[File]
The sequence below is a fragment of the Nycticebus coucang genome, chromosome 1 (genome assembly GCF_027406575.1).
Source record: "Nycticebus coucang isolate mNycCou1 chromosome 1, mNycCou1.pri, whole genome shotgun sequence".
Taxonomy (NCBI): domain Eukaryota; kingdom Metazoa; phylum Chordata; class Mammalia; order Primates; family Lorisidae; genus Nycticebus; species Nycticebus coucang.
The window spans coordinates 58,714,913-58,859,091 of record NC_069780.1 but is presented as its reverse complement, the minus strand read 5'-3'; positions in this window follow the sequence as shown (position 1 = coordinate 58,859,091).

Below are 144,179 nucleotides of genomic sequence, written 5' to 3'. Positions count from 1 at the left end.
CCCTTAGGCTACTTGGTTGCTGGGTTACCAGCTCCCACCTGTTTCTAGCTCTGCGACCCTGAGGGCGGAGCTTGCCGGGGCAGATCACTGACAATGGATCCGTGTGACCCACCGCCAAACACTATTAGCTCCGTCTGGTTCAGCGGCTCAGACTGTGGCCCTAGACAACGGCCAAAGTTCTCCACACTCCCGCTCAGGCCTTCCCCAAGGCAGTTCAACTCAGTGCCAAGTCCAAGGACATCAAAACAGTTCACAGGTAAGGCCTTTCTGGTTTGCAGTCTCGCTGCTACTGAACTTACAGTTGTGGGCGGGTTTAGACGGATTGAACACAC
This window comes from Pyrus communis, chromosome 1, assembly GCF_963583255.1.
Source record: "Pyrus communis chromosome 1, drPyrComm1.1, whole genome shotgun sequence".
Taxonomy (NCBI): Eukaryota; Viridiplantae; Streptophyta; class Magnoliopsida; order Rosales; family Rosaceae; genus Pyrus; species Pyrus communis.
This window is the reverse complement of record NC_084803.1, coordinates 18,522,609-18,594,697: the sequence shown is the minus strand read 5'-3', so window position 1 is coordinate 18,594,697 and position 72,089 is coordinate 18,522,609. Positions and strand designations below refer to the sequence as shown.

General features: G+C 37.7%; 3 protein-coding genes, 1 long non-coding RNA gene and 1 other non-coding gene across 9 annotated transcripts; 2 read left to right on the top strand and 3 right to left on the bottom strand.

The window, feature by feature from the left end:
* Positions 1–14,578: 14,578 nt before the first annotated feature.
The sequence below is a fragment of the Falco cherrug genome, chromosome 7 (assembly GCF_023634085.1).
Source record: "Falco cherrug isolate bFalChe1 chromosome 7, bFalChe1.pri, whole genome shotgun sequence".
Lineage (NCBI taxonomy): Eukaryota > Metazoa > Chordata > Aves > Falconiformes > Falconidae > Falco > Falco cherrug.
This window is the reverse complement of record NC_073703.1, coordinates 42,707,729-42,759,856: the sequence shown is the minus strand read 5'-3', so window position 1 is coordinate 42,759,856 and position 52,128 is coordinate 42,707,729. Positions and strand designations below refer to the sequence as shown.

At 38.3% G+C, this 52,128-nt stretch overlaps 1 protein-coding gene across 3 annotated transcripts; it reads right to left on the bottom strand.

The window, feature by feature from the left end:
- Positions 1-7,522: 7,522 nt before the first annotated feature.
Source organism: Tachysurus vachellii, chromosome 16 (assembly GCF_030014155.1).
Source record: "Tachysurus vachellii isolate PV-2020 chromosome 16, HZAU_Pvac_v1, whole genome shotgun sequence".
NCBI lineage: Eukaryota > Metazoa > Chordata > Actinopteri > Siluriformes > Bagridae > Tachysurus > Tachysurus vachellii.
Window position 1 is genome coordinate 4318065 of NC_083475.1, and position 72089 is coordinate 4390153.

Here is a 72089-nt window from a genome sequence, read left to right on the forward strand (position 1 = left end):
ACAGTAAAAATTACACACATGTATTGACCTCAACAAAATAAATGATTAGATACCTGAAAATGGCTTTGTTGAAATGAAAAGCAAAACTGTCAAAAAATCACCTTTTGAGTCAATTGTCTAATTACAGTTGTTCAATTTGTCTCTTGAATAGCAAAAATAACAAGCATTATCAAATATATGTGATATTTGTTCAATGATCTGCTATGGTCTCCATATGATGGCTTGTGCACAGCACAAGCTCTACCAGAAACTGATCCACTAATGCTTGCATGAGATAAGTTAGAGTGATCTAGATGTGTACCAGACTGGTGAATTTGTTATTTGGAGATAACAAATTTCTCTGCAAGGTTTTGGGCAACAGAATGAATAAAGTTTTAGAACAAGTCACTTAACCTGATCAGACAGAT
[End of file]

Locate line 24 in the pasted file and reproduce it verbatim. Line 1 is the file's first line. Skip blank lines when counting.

Window position 1 is genome coordinate 4318065 of NC_083475.1, and position 72089 is coordinate 4390153.